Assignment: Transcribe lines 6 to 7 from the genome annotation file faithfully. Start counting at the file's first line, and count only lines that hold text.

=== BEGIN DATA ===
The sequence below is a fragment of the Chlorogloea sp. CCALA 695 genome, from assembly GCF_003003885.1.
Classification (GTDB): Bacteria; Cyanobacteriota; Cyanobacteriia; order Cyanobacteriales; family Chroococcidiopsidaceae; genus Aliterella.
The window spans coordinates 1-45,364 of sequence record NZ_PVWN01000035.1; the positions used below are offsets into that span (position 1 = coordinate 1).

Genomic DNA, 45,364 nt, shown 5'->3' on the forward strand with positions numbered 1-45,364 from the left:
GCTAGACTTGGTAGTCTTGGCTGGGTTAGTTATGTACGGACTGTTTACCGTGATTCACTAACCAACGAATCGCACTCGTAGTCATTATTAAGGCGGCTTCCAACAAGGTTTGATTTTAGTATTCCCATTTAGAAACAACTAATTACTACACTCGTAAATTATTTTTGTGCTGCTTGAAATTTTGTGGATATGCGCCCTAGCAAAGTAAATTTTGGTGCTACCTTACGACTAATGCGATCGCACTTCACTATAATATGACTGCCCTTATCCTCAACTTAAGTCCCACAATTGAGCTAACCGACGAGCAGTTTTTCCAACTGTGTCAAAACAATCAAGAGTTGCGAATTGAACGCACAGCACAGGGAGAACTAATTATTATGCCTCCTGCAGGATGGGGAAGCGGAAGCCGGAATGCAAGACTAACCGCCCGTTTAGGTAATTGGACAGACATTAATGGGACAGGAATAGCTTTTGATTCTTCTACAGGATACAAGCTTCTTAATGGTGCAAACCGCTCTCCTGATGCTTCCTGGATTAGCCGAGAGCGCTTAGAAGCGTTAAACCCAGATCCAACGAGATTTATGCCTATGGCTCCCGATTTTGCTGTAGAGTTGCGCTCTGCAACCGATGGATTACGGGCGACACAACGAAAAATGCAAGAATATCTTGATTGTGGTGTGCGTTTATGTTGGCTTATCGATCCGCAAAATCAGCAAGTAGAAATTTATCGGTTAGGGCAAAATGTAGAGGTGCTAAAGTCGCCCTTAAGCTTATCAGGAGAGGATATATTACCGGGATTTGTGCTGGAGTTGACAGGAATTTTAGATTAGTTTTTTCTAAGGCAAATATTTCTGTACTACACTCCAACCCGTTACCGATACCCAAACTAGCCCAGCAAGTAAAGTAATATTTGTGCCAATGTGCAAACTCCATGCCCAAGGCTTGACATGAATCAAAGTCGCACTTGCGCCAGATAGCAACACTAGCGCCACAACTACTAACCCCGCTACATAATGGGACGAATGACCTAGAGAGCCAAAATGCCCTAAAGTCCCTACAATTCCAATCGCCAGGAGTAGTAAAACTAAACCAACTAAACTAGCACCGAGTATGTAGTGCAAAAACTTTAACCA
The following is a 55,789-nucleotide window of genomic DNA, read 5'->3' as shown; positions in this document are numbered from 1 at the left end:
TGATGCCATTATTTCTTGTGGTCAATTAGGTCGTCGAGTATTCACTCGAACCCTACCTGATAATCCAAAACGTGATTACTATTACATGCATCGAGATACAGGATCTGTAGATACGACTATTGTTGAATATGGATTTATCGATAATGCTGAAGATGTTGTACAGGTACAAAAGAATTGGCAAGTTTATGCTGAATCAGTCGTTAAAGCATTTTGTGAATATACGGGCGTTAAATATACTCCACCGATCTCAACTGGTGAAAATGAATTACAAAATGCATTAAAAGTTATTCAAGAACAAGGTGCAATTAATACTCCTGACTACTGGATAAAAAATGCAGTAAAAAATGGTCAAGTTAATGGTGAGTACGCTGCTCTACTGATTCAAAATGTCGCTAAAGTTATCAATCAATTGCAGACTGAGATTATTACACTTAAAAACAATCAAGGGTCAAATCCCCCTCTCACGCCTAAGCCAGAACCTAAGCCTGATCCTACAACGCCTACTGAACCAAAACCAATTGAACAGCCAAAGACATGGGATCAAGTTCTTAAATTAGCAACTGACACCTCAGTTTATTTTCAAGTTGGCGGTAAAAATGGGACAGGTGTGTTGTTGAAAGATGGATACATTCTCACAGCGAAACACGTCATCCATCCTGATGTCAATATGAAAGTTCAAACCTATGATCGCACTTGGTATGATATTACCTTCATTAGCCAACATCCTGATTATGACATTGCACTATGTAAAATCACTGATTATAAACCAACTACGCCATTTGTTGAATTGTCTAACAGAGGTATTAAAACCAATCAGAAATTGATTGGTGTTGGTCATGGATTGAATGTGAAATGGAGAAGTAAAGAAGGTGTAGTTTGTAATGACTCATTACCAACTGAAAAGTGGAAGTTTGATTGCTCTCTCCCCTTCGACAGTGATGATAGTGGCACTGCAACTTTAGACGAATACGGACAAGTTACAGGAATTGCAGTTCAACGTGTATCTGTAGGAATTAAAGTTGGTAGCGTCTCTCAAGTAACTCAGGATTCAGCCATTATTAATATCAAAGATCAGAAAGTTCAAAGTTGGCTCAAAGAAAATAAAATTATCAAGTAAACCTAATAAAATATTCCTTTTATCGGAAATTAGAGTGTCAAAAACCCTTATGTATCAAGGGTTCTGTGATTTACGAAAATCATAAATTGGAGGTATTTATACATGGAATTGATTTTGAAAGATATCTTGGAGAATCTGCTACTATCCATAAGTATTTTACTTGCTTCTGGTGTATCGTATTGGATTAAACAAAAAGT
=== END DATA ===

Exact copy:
The following is a 55,789-nucleotide window of genomic DNA, read 5'->3' as shown; positions in this document are numbered from 1 at the left end:
TGATGCCATTATTTCTTGTGGTCAATTAGGTCGTCGAGTATTCACTCGAACCCTACCTGATAATCCAAAACGTGATTACTATTACATGCATCGAGATACAGGATCTGTAGATACGACTATTGTTGAATATGGATTTATCGATAATGCTGAAGATGTTGTACAGGTACAAAAGAATTGGCAAGTTTATGCTGAATCAGTCGTTAAAGCATTTTGTGAATATACGGGCGTTAAATATACTCCACCGATCTCAACTGGTGAAAATGAATTACAAAATGCATTAAAAGTTATTCAAGAACAAGGTGCAATTAATACTCCTGACTACTGGATAAAAAATGCAGTAAAAAATGGTCAAGTTAATGGTGAGTACGCTGCTCTACTGATTCAAAATGTCGCTAAAGTTATCAATCAATTGCAGACTGAGATTATTACACTTAAAAACAATCAAGGGTCAAATCCCCCTCTCACGCCTAAGCCAGAACCTAAGCCTGATCCTACAACGCCTACTGAACCAAAACCAATTGAACAGCCAAAGACATGGGATCAAGTTCTTAAATTAGCAACTGACACCTCAGTTTATTTTCAAGTTGGCGGTAAAAATGGGACAGGTGTGTTGTTGAAAGATGGATACATTCTCACAGCGAAACACGTCATCCATCCTGATGTCAATATGAAAGTTCAAACCTATGATCGCACTTGGTATGATATTACCTTCATTAGCCAACATCCTGATTATGACATTGCACTATGTAAAATCACTGATTATAAACCAACTACGCCATTTGTTGAATTGTCTAACAGAGGTATTAAAACCAATCAGAAATTGATTGGTGTTGGTCATGGATTGAATGTGAAATGGAGAAGTAAAGAAGGTGTAGTTTGTAATGACTCATTACCAACTGAAAAGTGGAAGTTTGATTGCTCTCTCCCCTTCGACAGTGATGATAGTGGCACTGCAACTTTAGACGAATACGGACAAGTTACAGGAATTGCAGTTCAACGTGTATCTGTAGGAATTAAAGTTGGTAGCGTCTCTCAAGTAACTCAGGATTCAGCCATTATTAATATCAAAGATCAGAAAGTTCAAAGTTGGCTCAAAGAAAATAAAATTATCAAGTAAACCTAATAAAATATTCCTTTTATCGGAAATTAGAGTGTCAAAAACCCTTATGTATCAAGGGTTCTGTGATTTACGAAAATCATAAATTGGAGGTATTTATACATGGAATTGATTTTGAAAGATATCTTGGAGAATCTGCTACTATCCATAAGTATTTTACTTGCTTCTGGTGTATCGTATTGGATTAAACAAAAAGT